PEMBERTON (NEWS 1130) – No one was hurt when tonnes of rock, dirt, ice and trees came down into Cerise Creek on the back side of Joffre Peak north of Pemberton at 7:41 Monday morning.
The extremely popular Joffre Lakes trail is on the other side of the mountain and was not impacted.
Natural Resources Canada earthquake seismologist John Cassidy confirms the rumbling was picked up by earthquake instruments as far as 300 kilometres away.
“It was well recorded in Whistler, Lillooet and even Vancouver Island,” he says.
Here is a possibility. There is a signal at seismic stations near Whistler and Lillooet at ~14:41 UT (or 7:41 a.m. local time today). This signal is consistent with a landslide signal (timing and appearance). These seismometers are <50 km from the Joffre Peak site. Cheers, John pic.twitter.com/Dza2531HqH
— John Cassidy (@earthquakeguy) May 14, 2019
Provincial staff will be on site to assess the damage in the coming days and the Ministry of Forests, Lands, Natural Resource Operations and Rural Development says there were no vehicles observed at the parking lot to access the valley.
Highway 99 Duffey Lake was not impacted or threatened. (Credit: B.C. Government)
Steve Jones, an advocate for increased funding to B.C. parks says he doesn’t expect the two trails damaged by the incident to be repaired anytime soon.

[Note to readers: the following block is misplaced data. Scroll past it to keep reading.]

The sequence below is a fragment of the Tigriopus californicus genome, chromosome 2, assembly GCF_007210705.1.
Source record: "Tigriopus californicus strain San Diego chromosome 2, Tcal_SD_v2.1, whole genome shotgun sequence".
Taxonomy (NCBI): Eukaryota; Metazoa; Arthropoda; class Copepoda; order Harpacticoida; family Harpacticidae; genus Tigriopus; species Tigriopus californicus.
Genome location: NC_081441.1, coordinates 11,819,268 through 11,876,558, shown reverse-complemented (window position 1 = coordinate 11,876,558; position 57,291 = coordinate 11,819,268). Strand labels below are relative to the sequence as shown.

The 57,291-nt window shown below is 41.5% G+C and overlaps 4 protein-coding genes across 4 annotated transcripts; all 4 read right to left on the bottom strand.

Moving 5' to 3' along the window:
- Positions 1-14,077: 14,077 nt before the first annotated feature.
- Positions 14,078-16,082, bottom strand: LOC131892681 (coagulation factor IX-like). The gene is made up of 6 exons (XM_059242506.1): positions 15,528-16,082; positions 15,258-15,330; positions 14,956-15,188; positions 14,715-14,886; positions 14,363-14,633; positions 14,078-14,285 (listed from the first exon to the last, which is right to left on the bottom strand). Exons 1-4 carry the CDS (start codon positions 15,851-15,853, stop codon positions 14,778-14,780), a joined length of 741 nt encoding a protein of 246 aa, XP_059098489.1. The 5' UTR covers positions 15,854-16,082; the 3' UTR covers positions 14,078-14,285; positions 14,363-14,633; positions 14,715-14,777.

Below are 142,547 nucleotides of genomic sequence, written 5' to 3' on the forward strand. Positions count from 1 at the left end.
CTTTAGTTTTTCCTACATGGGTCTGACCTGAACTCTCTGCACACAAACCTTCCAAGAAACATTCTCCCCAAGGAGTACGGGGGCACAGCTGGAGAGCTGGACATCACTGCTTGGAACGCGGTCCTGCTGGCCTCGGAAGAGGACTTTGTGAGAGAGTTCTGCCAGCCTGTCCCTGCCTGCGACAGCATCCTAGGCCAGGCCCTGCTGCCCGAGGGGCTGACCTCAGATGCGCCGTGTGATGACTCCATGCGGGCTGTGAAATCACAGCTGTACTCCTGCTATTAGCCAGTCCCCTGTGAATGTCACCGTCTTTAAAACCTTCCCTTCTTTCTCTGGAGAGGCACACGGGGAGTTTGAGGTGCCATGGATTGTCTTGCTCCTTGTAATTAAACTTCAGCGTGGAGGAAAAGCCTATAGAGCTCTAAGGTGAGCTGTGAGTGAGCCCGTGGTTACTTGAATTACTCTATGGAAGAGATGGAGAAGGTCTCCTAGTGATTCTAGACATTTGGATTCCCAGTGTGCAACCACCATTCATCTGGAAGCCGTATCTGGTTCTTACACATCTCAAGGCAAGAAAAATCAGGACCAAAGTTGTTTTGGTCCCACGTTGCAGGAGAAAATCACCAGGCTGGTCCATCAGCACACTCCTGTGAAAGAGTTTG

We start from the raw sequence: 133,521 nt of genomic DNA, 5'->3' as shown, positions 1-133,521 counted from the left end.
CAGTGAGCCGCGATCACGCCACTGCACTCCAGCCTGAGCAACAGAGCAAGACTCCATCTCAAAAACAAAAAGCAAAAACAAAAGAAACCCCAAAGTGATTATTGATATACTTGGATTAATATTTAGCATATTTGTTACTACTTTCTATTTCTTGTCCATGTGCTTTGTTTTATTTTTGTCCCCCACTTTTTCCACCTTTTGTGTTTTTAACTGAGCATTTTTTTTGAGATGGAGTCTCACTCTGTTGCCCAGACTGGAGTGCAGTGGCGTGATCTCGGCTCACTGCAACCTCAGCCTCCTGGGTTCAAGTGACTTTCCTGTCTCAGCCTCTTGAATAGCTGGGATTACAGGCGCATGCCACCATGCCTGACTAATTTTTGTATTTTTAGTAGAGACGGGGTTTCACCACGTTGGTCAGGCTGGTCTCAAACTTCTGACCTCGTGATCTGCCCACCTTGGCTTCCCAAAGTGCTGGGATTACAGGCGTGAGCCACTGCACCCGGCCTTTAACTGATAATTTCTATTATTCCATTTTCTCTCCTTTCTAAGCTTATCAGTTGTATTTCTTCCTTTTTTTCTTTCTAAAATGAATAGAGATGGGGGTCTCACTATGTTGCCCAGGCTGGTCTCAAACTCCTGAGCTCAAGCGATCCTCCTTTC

“By the looks of the pictures it must have been seriously damaged and it may be quite dangerous for some time because the flow is kind of a combination of dirt and large rocks and perhaps some glacial ice and trees and forest,” he says.
On top of that the area in question is part of a conservancy but has no up to date management plan.
and thanks to Twitter having no edit button I must tweet again to fix my error: ~25,000 m2 initial failure area (~200 m high, ~150 m wide)
— Dr. Drew Brayshaw (@DrewBrayshaw) May 13, 2019
Jones hopes the province will allocate some sort of emergency fund to either build new trails in neighbouring valleys or to beef up maintenance on nearby trails he worries will see increased traffic.
“Anytime there’s a trail lost in the system it’s going to have a knock-on impact. People are now going to go to other trails which are very overcrowded … so this is a serious problem as we head into hiking season with the loss of another major trail in the system,” says Jones.
He points out the closest alternative trail to the access routes that are impacted is the Joffre Lakes Trail which has been the centre of controversy regarding how B.C. manages tourism and a growing interest in hiking.